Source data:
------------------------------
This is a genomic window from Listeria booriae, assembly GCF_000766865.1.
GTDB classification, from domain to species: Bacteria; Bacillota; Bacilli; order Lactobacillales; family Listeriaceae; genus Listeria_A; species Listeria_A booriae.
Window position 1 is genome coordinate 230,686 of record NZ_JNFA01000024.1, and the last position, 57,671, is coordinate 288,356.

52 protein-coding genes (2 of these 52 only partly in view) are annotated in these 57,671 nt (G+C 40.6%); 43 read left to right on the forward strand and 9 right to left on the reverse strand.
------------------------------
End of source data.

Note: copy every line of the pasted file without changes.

This is a genomic window from Listeria booriae, assembly GCF_000766865.1.
GTDB classification, from domain to species: Bacteria; Bacillota; Bacilli; order Lactobacillales; family Listeriaceae; genus Listeria_A; species Listeria_A booriae.
Window position 1 is genome coordinate 230,686 of record NZ_JNFA01000024.1, and the last position, 57,671, is coordinate 288,356.

52 protein-coding genes (2 of these 52 only partly in view) are annotated in these 57,671 nt (G+C 40.6%); 43 read left to right on the forward strand and 9 right to left on the reverse strand.